Dr William Philpott, in his book BRAIN ALLERGIES says, "One of the most important systemic functions of the pancreas is to supply proteolytic enzymes (enzymes from the pancreas that aid in the digestion of proteins into polypeptides and then amino acids) which act as regulatory mechanisms over inflammatory reactions in the body. Poor digestion of proteins to amino acids occurs as a consequence of insufficient pancreatic proteolytic enzymes. As a result, unusable inflammation evoking protein molecules are absorbed through the intestinal mucosa and circulate in the blood, reaching tissues in partially digested form.

The medical community rejected this concept for years. As the old saying goes, first they ignore it, then they ridicule it, then they call it their own. Well, that is just what they have done. They call it the leaky gut syndrome, gut permeability and/or food allergy. As partially digested protein molecules (peptides), the immune system, which protects us from foreign invaders, sees these protein molecules as foreign invaders and responds the only way it knows how with inflammation. Depending on where this partially digested protein goes in the body, inflammation can set in any organ or tissue.(6)

This foreign matter, or partially digested protein, is in particles too large to be utilized by the cells. They can not get into the cell and function. This form of food allergy can cause havoc in our blood stream.(7) One of the things these particles can do is cause the classic symptoms of allergy, the inflammatory response, the runny eyes, sinusitis, sneezing and scratchy throat.(8),(9) These particles can go to the joints, tissues or bones and cause arthritis.(lO),(ll). They can go to the nervous system and cause multiple sclerosis.(l2) Medical research shows that this foreign matter can go to the skin and cause psoriasis,(13) hives,(14), and eczema.(15) The inflammatory process takes place in all these diseases.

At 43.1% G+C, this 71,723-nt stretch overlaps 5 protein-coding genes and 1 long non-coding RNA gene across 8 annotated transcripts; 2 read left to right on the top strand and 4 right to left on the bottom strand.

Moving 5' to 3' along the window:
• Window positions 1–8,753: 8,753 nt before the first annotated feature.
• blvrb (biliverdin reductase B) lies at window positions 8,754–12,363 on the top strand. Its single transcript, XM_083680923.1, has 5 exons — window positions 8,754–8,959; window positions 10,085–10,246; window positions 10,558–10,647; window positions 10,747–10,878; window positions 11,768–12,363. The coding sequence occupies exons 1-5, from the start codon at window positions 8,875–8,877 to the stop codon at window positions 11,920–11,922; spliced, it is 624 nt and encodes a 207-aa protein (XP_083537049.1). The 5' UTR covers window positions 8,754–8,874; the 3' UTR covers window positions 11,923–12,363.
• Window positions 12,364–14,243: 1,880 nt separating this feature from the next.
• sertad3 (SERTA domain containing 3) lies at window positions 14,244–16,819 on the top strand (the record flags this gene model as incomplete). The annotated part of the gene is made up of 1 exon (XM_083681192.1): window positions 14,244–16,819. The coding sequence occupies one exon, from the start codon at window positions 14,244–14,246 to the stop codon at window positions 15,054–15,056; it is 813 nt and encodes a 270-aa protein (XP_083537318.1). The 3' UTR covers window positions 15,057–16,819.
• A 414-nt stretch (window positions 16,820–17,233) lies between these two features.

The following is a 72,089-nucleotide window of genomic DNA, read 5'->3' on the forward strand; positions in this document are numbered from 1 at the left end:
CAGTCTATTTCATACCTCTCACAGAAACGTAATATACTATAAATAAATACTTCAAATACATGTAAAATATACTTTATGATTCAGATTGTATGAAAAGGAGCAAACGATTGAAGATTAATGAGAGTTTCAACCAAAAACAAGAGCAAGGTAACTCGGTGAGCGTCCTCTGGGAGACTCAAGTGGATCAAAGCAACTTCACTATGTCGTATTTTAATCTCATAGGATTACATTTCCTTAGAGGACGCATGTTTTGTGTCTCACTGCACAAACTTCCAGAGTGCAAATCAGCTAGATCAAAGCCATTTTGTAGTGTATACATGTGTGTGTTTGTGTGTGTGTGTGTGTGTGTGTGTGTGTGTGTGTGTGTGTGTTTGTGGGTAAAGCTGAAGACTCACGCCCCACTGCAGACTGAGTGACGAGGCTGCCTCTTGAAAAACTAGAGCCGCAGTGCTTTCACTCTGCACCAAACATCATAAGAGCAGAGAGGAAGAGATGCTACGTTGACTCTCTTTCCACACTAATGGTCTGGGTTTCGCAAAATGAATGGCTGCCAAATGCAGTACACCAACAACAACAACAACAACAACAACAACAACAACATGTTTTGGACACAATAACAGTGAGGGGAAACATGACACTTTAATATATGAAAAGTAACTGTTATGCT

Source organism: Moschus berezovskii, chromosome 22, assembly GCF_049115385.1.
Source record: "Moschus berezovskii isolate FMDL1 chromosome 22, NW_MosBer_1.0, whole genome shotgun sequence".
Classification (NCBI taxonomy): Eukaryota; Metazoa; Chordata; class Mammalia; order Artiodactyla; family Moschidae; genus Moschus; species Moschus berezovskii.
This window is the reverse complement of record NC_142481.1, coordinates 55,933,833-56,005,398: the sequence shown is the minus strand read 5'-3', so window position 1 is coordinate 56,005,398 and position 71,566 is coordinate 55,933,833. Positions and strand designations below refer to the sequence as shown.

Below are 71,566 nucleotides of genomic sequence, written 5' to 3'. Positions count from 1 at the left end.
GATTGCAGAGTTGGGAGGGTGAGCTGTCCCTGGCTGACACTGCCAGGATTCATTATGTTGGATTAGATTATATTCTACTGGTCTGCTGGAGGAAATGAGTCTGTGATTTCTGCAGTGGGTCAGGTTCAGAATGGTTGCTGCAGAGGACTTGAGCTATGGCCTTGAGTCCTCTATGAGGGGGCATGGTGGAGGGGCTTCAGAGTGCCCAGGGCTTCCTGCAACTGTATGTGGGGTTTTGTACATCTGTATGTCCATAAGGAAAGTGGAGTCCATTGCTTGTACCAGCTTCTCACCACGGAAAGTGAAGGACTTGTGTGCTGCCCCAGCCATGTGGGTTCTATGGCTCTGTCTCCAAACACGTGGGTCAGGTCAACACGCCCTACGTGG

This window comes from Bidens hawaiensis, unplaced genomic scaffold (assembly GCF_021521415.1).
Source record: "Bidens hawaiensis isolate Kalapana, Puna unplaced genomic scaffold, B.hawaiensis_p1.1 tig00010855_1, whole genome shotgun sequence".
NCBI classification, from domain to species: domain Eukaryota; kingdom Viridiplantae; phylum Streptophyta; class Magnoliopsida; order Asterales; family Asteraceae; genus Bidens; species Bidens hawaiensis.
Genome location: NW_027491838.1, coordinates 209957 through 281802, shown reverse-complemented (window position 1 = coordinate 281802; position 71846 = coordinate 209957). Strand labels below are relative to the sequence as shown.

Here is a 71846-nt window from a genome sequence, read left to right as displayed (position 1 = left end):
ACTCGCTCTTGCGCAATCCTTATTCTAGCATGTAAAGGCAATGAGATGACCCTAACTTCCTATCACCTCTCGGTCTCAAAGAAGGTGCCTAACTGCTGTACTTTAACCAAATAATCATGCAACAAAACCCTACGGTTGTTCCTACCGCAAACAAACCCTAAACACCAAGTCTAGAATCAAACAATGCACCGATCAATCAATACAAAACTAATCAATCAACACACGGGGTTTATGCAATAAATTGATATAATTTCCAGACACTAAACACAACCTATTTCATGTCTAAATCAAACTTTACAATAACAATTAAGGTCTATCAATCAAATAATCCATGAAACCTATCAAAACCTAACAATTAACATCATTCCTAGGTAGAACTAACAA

From my clinical experience, acne and water retention also are caused by food allergy. Ulcerative colitis and Crohn's disease are also caused by undigested protein.(16) The nonusable protein can go anywhere in the blood and cause problems. At this time our immune system looks at this undigested food as a foreign invader, and our immune system comes to our defence and removes this foreign protein from our blood.(l7),(l8)

When we consume sugar over and over, we weaken our body tissues, our white blood cells

and our immune system.(l9),(20) Our white cells and other tissues need protein to function optimally. The cells can not get the correct protein when it is not digested and assimilated properly.

When our body tissues and immune system are weak, we can not fend off foreign invaders. Not only are we now susceptible to degenerative diseases but also infectious diseases. Whatever infectious disease we will get depends on what bacteria or virus is in the environment, and the weakness in our genetic blueprint determines what tissue will be affected and to which degenerative disease we are susceptible.

Sugar in the amount that we eat today (over 150 lbs, or over 1/2 cup a day,) continually upsets our body chemistry, causes the inflammatory process and leads to disease. The less sugar you eat, the less inflammation, and the stronger the immune system to defend us against infectious and degenerative diseases.